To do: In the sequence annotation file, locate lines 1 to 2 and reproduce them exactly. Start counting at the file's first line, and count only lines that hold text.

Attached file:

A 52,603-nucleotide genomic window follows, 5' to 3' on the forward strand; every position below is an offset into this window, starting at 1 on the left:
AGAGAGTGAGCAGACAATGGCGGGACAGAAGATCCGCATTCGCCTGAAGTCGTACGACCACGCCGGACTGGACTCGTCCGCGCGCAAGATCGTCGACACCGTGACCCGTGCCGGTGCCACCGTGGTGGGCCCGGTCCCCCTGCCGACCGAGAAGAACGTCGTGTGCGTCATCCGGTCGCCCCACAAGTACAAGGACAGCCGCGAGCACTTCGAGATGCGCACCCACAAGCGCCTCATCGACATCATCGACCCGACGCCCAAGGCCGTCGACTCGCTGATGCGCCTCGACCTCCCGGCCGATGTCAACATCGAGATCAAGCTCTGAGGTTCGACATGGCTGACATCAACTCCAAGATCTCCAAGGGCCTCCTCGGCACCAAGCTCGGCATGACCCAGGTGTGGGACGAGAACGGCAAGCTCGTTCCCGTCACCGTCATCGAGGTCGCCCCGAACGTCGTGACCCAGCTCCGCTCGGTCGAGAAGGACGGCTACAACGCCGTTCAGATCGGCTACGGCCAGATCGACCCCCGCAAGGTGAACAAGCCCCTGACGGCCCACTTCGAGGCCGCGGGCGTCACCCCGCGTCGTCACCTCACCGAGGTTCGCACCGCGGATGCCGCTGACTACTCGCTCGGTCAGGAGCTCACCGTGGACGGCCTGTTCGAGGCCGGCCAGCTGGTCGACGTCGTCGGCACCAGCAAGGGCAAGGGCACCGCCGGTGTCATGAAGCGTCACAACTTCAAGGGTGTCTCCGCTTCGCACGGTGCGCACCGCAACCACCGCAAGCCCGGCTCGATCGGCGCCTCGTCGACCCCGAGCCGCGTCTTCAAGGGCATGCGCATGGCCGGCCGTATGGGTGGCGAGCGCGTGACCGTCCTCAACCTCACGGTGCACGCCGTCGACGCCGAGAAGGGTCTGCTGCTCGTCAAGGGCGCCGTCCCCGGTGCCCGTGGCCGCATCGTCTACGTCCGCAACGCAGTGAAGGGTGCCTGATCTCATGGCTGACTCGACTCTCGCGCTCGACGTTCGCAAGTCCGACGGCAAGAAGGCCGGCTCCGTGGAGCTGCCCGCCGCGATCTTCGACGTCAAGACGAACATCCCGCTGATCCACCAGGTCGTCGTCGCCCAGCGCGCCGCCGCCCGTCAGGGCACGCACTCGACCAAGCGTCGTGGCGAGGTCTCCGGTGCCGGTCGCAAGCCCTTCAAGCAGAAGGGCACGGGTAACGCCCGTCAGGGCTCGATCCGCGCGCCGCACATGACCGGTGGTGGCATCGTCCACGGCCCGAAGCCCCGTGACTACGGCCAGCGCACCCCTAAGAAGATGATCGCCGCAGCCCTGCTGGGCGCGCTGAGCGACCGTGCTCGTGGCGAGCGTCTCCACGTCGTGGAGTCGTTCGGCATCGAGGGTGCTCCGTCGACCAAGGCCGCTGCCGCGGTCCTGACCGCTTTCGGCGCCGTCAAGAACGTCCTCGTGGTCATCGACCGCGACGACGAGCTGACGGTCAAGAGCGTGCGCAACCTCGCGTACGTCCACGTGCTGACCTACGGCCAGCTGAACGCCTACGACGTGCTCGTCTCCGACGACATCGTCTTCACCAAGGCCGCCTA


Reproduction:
A 52,603-nucleotide genomic window follows, 5' to 3' on the forward strand; every position below is an offset into this window, starting at 1 on the left:
AGAGAGTGAGCAGACAATGGCGGGACAGAAGATCCGCATTCGCCTGAAGTCGTACGACCACGCCGGACTGGACTCGTCCGCGCGCAAGATCGTCGACACCGTGACCCGTGCCGGTGCCACCGTGGTGGGCCCGGTCCCCCTGCCGACCGAGAAGAACGTCGTGTGCGTCATCCGGTCGCCCCACAAGTACAAGGACAGCCGCGAGCACTTCGAGATGCGCACCCACAAGCGCCTCATCGACATCATCGACCCGACGCCCAAGGCCGTCGACTCGCTGATGCGCCTCGACCTCCCGGCCGATGTCAACATCGAGATCAAGCTCTGAGGTTCGACATGGCTGACATCAACTCCAAGATCTCCAAGGGCCTCCTCGGCACCAAGCTCGGCATGACCCAGGTGTGGGACGAGAACGGCAAGCTCGTTCCCGTCACCGTCATCGAGGTCGCCCCGAACGTCGTGACCCAGCTCCGCTCGGTCGAGAAGGACGGCTACAACGCCGTTCAGATCGGCTACGGCCAGATCGACCCCCGCAAGGTGAACAAGCCCCTGACGGCCCACTTCGAGGCCGCGGGCGTCACCCCGCGTCGTCACCTCACCGAGGTTCGCACCGCGGATGCCGCTGACTACTCGCTCGGTCAGGAGCTCACCGTGGACGGCCTGTTCGAGGCCGGCCAGCTGGTCGACGTCGTCGGCACCAGCAAGGGCAAGGGCACCGCCGGTGTCATGAAGCGTCACAACTTCAAGGGTGTCTCCGCTTCGCACGGTGCGCACCGCAACCACCGCAAGCCCGGCTCGATCGGCGCCTCGTCGACCCCGAGCCGCGTCTTCAAGGGCATGCGCATGGCCGGCCGTATGGGTGGCGAGCGCGTGACCGTCCTCAACCTCACGGTGCACGCCGTCGACGCCGAGAAGGGTCTGCTGCTCGTCAAGGGCGCCGTCCCCGGTGCCCGTGGCCGCATCGTCTACGTCCGCAACGCAGTGAAGGGTGCCTGATCTCATGGCTGACTCGACTCTCGCGCTCGACGTTCGCAAGTCCGACGGCAAGAAGGCCGGCTCCGTGGAGCTGCCCGCCGCGATCTTCGACGTCAAGACGAACATCCCGCTGATCCACCAGGTCGTCGTCGCCCAGCGCGCCGCCGCCCGTCAGGGCACGCACTCGACCAAGCGTCGTGGCGAGGTCTCCGGTGCCGGTCGCAAGCCCTTCAAGCAGAAGGGCACGGGTAACGCCCGTCAGGGCTCGATCCGCGCGCCGCACATGACCGGTGGTGGCATCGTCCACGGCCCGAAGCCCCGTGACTACGGCCAGCGCACCCCTAAGAAGATGATCGCCGCAGCCCTGCTGGGCGCGCTGAGCGACCGTGCTCGTGGCGAGCGTCTCCACGTCGTGGAGTCGTTCGGCATCGAGGGTGCTCCGTCGACCAAGGCCGCTGCCGCGGTCCTGACCGCTTTCGGCGCCGTCAAGAACGTCCTCGTGGTCATCGACCGCGACGACGAGCTGACGGTCAAGAGCGTGCGCAACCTCGCGTACGTCCACGTGCTGACCTACGGCCAGCTGAACGCCTACGACGTGCTCGTCTCCGACGACATCGTCTTCACCAAGGCCGCCTA